In the end comes down to lifestyle preferences, as they steer . For myself, I want to be able to pick up and leave within a few weeks if the right opportunity arises. A leased car yields me safe and pleasant transportation, while containing costs if I have to abandon the vehicle in a hurry. Likewise, a month-to-month rental contract spares me the utter drudgery of repairs and yardwork on top of not tying me down with a dear and illiquid durable. But there are probably lots of good reasons to buy as well. Point is, there is no bad deal.
1.Including the nonmoney costs of selling the car in an imperfect market
2. Government policy can also hold sway. My Swedish readers will know well how outlawing market signals can throw a spanner in the gears of a market.
From only one model. The next step is to average over several models (easy). And then to find a way to link this graph, which is updated ever three minutes during the trading day, to the blog (probably easy).
After that things get more complicated. What Silicon Valley friends are for!
Enough already with the monetary policy right? Print money. Keep NGDP growing at a predictable rate. Look at the markets and tell everyone you’re going to. There, another monetary policy blog need never be written.
While we wait for central banks to stabilize the world economy and for politicians to undo that stability with wrongheaded policies, a handful of geniuses are making the world worth living in. These folks are only reason I get out of bed in the morning.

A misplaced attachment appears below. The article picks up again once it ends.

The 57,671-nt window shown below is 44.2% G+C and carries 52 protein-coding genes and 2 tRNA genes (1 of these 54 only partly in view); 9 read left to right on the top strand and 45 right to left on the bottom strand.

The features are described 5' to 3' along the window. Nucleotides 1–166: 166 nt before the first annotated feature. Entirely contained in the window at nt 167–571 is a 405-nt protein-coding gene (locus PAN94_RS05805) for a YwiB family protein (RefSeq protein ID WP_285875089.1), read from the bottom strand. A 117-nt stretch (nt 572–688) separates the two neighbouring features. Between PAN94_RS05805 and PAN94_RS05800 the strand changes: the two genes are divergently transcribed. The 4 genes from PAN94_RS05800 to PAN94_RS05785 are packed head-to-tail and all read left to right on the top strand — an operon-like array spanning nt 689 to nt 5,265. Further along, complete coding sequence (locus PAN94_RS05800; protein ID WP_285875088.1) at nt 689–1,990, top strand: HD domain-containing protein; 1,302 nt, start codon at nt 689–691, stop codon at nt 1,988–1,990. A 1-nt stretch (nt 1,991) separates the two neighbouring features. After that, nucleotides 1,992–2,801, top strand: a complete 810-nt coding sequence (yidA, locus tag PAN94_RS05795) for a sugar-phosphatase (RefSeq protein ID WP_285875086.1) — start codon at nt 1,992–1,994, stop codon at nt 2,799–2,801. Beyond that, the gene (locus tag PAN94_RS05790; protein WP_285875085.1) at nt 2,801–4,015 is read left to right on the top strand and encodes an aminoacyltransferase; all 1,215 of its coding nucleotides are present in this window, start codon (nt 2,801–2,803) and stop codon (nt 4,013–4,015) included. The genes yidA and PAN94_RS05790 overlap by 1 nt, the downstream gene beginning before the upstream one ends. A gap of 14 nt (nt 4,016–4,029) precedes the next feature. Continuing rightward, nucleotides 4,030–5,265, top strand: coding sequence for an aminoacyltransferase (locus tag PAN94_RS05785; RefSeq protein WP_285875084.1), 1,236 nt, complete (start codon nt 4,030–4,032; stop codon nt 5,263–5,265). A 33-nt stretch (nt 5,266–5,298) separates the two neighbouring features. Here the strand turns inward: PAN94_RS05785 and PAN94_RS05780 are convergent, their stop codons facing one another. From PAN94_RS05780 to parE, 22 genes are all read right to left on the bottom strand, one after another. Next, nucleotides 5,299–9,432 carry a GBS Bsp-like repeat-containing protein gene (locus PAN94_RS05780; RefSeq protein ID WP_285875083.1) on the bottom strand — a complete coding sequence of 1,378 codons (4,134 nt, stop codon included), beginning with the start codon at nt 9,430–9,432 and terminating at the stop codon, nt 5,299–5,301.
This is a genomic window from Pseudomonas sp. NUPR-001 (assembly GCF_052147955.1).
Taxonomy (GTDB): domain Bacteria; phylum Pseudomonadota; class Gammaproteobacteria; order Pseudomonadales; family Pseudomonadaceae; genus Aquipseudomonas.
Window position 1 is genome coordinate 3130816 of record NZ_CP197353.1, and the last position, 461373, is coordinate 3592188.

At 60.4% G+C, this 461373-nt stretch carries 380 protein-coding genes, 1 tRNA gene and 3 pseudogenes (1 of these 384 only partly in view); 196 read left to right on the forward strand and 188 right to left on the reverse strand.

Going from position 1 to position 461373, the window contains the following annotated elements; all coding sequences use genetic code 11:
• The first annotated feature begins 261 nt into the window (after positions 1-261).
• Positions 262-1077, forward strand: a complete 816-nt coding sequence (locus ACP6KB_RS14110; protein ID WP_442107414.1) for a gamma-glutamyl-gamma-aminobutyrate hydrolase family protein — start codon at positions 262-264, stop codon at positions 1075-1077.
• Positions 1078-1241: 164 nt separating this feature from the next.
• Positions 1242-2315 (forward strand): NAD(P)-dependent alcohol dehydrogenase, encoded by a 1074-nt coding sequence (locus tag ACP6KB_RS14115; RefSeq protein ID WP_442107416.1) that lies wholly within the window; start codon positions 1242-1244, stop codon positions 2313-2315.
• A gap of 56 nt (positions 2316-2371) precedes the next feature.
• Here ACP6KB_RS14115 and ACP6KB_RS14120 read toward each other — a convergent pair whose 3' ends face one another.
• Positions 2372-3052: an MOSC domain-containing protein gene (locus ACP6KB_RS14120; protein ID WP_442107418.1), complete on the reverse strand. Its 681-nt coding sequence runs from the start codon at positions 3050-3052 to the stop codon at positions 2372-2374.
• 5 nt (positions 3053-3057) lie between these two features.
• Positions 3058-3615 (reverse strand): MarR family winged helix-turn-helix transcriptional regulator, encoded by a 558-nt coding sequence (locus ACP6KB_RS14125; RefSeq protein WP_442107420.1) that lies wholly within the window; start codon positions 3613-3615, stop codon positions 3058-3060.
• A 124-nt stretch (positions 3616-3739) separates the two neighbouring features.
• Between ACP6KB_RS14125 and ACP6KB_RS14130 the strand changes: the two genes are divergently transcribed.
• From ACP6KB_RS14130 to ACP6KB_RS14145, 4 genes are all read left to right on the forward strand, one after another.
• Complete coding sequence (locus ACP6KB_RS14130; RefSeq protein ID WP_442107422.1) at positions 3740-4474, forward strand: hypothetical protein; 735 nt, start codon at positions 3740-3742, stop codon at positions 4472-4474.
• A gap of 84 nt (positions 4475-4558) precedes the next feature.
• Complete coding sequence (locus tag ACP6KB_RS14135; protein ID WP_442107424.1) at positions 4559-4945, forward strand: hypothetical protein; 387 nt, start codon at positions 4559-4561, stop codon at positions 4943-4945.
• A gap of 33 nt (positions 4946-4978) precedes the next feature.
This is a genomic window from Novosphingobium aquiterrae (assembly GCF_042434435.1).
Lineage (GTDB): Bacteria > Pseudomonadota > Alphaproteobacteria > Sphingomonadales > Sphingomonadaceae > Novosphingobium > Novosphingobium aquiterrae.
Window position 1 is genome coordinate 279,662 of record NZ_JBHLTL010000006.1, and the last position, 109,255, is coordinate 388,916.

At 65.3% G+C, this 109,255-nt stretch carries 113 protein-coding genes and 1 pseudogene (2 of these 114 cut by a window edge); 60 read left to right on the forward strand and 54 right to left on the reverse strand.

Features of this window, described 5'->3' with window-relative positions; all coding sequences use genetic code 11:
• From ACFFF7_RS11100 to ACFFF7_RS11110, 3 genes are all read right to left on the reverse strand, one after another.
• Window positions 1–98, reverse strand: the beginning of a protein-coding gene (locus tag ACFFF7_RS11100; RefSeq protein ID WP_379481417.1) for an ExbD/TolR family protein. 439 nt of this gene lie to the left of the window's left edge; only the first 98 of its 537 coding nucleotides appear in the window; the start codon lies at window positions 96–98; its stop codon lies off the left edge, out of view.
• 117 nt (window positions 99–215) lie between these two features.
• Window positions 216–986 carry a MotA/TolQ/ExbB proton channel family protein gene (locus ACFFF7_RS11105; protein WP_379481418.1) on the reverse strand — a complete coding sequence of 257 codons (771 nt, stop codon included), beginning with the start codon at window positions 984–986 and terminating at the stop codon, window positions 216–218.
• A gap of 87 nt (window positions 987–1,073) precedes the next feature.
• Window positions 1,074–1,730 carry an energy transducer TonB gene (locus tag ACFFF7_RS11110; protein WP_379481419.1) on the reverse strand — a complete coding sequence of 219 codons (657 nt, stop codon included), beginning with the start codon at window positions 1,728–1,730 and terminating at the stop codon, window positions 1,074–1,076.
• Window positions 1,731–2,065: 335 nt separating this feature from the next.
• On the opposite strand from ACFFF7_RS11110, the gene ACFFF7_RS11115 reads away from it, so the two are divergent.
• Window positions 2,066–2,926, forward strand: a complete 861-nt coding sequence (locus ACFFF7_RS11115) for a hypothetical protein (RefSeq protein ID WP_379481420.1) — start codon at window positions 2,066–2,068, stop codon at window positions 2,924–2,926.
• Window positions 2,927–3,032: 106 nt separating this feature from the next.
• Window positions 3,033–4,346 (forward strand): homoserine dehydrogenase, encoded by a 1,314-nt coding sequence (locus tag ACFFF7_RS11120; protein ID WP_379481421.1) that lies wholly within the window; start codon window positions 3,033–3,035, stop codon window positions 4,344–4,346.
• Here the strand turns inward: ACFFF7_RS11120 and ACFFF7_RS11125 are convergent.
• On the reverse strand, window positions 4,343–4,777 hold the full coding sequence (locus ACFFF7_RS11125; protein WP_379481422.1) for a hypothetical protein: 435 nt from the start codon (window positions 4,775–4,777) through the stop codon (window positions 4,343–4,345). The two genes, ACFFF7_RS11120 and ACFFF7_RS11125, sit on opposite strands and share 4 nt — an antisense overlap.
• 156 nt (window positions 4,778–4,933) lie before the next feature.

Check out this news clip:
I’ve had a reasonably excessive mancrush on Elon Musk since reading about Tesla Motors back in…2006? Since that time he’s blown past all expectations; replacing NASA, making the 2012 car of the year, founding a solar energy firm, and none of these daring firms have gone bankrupt yet! For the past year he has lead the thinking public on with hints of a an electric airplane and the Hyperloop. Unlike people like me, who have lots of good ideas but are too lazy and dull to carry through on the execution, Musk has already proven himself in a big way. Four times.
I look forward to hearing the details.
BTW. I’ve been chipping away at Nikola Tesla’s autobiography in the last week. Highly recommended, if you’re interested in getting a glimpse at how the mind of this monumental genius worked.
I’m home for lunch, and today has been a rather interesting day in my apartment while I was away.
My computer has been diligently mining financial websites for seven market prices and combining them with data from the U.S. government to generate a new NGDP forecast every three minutes. Technically its an average of NGDP and NGDI.
The procedure is just a prototype, and I haven’t built the infrastructure to show the forecast live on a web page, but it seems to be working. Here is a graph of what I have as of lunch time. The scale is “expected NGDP growth 2013Q3 to 2014Q3. I used autosales, retail sales, payroll employment and personal income to estimate Q2 NGDP. A VECM does the rest.
Not the best graph I’ve made. Sorry for not having the time’s labeled, I’ve made a programming error and my procedure is not recording the times correctly. Still, this is encouraging. The procedure can only get better from here.
Much more to come.
Update: Here is a graph from today, July 9th. The program crashed around noon but I was able to get it going again an hour or so later.